Strengthened state standards for the federal Lead and Copper Rule will better safeguard Michigan residents from lead in their drinking water, Gov. Rick Snyder announced Thursday after the rules were filed, making the new standards part of official state statute.
“The federal Lead and Copper Rule simply does not do enough to protect public health,” Snyder said. “As a state, we could no longer afford to wait on needed changes at the federal level, so Michigan has stepped up to give our residents a smarter, safer rule – one that better safeguards water systems in all communities. With these more stringent standards, Michigan will serve as a role model to other states looking to improve their own public health protections.”
Reforms to the state’s standards were made through administrative rules proposed by Gov. Snyder and the Michigan Department of Environmental Quality. The rules went through a yearlong administrative process, widely supported by public health experts and environmental advocacy groups.
“Michigan Department of Environmental Quality staff worked closely with stakeholder groups to develop this new state Lead and Copper Rule that positions Michigan as a leader in implementing stricter standards that are protective of public health and safety. Further, this new rule helps ensure a balance between protecting public health by minimizing exposure to lead and copper in drinking water, while also providing water supplies with flexibility to implement a schedule for the removal of lead service lines.” C. Heidi Grether, Director of MDEQ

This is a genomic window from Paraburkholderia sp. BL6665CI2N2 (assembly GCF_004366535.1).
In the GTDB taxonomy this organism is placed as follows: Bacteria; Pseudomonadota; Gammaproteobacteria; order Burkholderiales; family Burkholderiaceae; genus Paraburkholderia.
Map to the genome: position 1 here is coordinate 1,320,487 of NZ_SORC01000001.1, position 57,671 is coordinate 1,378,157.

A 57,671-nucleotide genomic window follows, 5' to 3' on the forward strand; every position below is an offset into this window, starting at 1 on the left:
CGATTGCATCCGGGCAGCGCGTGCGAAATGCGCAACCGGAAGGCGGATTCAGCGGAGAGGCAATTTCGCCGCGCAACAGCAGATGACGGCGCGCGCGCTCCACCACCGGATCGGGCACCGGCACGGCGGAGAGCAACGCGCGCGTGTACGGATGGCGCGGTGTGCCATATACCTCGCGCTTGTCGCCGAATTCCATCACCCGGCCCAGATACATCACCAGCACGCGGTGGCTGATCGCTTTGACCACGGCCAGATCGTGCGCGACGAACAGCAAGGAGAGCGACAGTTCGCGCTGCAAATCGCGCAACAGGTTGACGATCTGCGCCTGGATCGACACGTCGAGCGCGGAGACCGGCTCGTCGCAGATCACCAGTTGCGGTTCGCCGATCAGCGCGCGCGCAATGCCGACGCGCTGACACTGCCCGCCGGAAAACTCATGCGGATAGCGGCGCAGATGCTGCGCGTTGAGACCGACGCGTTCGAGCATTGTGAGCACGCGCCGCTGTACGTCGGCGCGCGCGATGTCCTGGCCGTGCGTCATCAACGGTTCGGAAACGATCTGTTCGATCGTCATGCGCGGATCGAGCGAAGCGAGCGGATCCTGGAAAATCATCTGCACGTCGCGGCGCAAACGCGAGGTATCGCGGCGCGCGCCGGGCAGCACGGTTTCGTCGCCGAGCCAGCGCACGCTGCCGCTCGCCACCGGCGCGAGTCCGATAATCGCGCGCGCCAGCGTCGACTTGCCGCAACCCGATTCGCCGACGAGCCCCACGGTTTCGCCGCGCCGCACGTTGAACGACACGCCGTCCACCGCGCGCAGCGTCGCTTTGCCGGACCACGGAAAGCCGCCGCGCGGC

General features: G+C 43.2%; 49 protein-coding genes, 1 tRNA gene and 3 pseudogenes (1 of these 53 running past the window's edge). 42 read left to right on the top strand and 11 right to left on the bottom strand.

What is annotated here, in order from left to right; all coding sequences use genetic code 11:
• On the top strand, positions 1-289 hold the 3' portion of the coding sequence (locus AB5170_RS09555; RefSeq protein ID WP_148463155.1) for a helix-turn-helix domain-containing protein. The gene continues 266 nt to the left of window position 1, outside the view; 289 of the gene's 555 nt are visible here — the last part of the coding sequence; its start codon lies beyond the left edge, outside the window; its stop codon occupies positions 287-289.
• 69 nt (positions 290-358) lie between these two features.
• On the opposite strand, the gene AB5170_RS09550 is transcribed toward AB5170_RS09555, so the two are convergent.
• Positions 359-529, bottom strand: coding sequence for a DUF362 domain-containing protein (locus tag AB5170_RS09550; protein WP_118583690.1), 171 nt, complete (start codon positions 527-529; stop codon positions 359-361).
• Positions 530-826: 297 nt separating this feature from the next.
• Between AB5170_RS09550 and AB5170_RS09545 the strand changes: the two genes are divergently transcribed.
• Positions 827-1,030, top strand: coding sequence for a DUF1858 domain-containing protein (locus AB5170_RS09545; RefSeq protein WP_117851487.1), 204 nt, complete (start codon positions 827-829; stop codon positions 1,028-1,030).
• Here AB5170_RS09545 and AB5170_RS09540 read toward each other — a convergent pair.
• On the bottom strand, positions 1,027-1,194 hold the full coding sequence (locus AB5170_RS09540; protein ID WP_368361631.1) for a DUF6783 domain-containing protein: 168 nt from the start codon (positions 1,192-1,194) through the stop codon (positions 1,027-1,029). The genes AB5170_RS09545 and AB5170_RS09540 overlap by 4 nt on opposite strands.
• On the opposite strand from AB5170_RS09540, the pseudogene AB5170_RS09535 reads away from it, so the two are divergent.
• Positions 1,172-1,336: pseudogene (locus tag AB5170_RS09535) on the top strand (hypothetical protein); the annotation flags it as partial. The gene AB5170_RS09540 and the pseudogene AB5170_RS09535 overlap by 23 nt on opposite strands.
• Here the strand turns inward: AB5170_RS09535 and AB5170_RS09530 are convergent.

“By strengthening our Lead and Copper Rule to be the strictest in the nation, Gov. Snyder has put Michigan in a leadership position for safeguarding human health. Michigan Environmental Council celebrates this important advance that will protect our children and families and future generations from lead exposure in drinking water.” Chris Kolb, President and CEO, Michigan Environmental Council
“The new Michigan Lead and Copper Rule is the most stringent in the world when applied to cities with lead pipes, yet it strikes a reasonable balance between cost and benefit. It provides the EPA with a good exemplar to follow, if they ever begin to wage their long-promised war on lead in water.” Dr. Marc Edwards, Charles P. Lunsford Professor of Civil and Environmental Engineering at Virginia Tech University
The updated rules will:
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